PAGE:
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GS Mains Test Series 2018
GS Mains Test Series 2018

MULTILATERALISM AND THE DIVIDING WORLD ORDER

Introduction

Multilateralism is the process of organizing relations between groups of three or more states. Beyond that basic quantitative aspect, multilateralism is generally considered to comprise certain qualitative elements or principles that shape the character of the arrangement or institution. Those principles are:

  • An indivisibility of interests among participants,
  • A system of dispute settlement intended to enforce a particular mode of behavior.

Multilateralism has a long history, but it is principally associated with the era after World War II, during which there was a burgeoning of multilateral agreements led primarily by the United States. The organizations most strongly embodying the principle of multilateralism are to be found in trade (the World Trade Organization [WTO]), security (the North Atlantic Treaty Organization [NATO]) and environment (numerous multilateral environmental institutions also exist).

    Brief History of Multilateralism  

•     Concert of Europe: The end of the Napoleonic wars in Europe saw the establishment of the Concert of Europe, with the great powers redrawing European borders peacefully at the Congress of Vienna.

•     League of Nations: The First World War destroyed the European Concert and replaced it with League of Nations.

•     UN, IMF & IB: The post-World War II world saw the creation of a new world order sustained by multilateral and supranational institutions such as the United Nations, the International Monetary Fund and the World Bank.

 

To better understand the nature of multilateralism, it is useful to contrast it with bilateralism. Bilateralism is the conduct of political, economic, or cultural relations between two sovereign states. It is in contrast to unilateralism or multilateralism, which is activity by a single state or jointly by multiple states, respectively. Some examples in different sectors are -

  1. a) Security arrangement
  • In security arrangements, the principles of multilateralism are best embodied in a collective security system such as NATO, in which a war against one state is considered to be a war against all states, ensuring that any act of aggression against a member of the collective system is met with a response from all members.
  • By contrast, a bilateral arrangement only ensures that A comes to the aid of B in the event of an attack by C. It would not ensure that C receives similar protection from A in the event of an attack on C by B. In that instance, the system discriminates against C.
  • Bilateral security arrangements are, therefore, like their counterparts in commercial policy is being inherently discriminatory, whereas multilateral arrangements have a more-inclusive character in which all participants are afforded equal treatment.

Dispute Settlement

  • Having a system of dispute settlement enables participating countries to treat their interests as indivisible and to accept relations of diffuse reciprocity: they know that should the expected benefits not be forthcoming because of noncompliance by other participants, there is a mechanism through which redress may be sought.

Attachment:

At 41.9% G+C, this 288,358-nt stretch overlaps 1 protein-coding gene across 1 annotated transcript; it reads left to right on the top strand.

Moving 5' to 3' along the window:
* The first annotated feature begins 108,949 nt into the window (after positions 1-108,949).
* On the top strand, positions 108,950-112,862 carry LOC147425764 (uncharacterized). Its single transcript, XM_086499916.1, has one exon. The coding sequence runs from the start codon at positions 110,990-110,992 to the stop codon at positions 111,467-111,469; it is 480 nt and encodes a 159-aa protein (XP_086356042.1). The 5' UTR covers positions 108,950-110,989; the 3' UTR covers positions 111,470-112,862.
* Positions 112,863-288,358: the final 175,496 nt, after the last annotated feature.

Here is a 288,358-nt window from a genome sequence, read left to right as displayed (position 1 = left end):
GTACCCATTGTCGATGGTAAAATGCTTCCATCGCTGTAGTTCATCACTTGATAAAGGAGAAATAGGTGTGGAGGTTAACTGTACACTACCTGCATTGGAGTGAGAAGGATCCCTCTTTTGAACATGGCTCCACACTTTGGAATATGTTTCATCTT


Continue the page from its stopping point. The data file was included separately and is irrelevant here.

• The above principles taken together form an "ideal type" of multilateralism. Although there was huge growth after World War II in the number of multilateral institutions, they have not always fully conformed to all aspects of this ideal model. Such institutions undoubtedly played a significant role in postwar global governance.

More controversially, it has been argued that multilateral institutions may be inherently more stable than other forms of organization in that the principles underlying them appear to be more durable than other arrangements and more able to adapt to external changes.

Thus, despite the perceived decline in the relative power of the United States after the 1970s, the multilateral institutions continued to play an important role in shaping the international system.

However due to 'Great Recession',  Globalisation concept is at a crossroads.

The dynamics of freer circulation of goods, capital and people has lost steam. Trade protectionism is on the rise. Multilateral institutions such as the International Monetary Fund, the World Bank and the World Trade Organisation provide slow and often insufficient responses to contemporary challenges.

Reasons for failing Multilateralism

  • Geopolitical competition. [E.g. USA vs. Russia = NATO & Warsaw Pact & Syrian Crisis]
  • Faith in multilateral institutions has dropped because of rigid rules, and slow paced reforms.

–       WTO negotiations are stuck in gridlock.

–       Developing nations are not getting due membership in UNSC.

  • Multilateral institutions have become prone to conflict instead of consensus.
  • Bilateral and Regional groups are considered as offering better deals through access to deep market, while balancing free trade with social goals (Subsidy, poverty, etc.).
  • Developed societies have changed, embracing individualism over social democracy [Joint family to Nuclear family].
  • Negative consequences of Globalization - income inequalities between developed and developing, crony capitalism, WTO like organizations favoring developed countries over developing, etc.

Some examples are as follows:

UN (The most important Multilateral Institution) is undermined by

  • The regional security pacts like NATO, Warsaw Pact, Shanghai Cooperation Agreement, etc.
  • Russia's absorption of Crimea.
  • U.S.A's military mobilization against Bashar Al Assad's Syrian regime without the approval of the UN.
  • China's rejection of the Permanent Court of Arbitration's decision in the South China Sea case, despite signing up to the United Nations Convention on the Law of the Sea.
  • United Nations Security Council failed to restrict terrorism by their use of the veto. In the most recent example of this power being exercised, Russia and China voted against a draft resolution that would have condemned a crackdown on anti-government protests in Syria and called on Bashar al-Assad, the Syrian president, to step aside.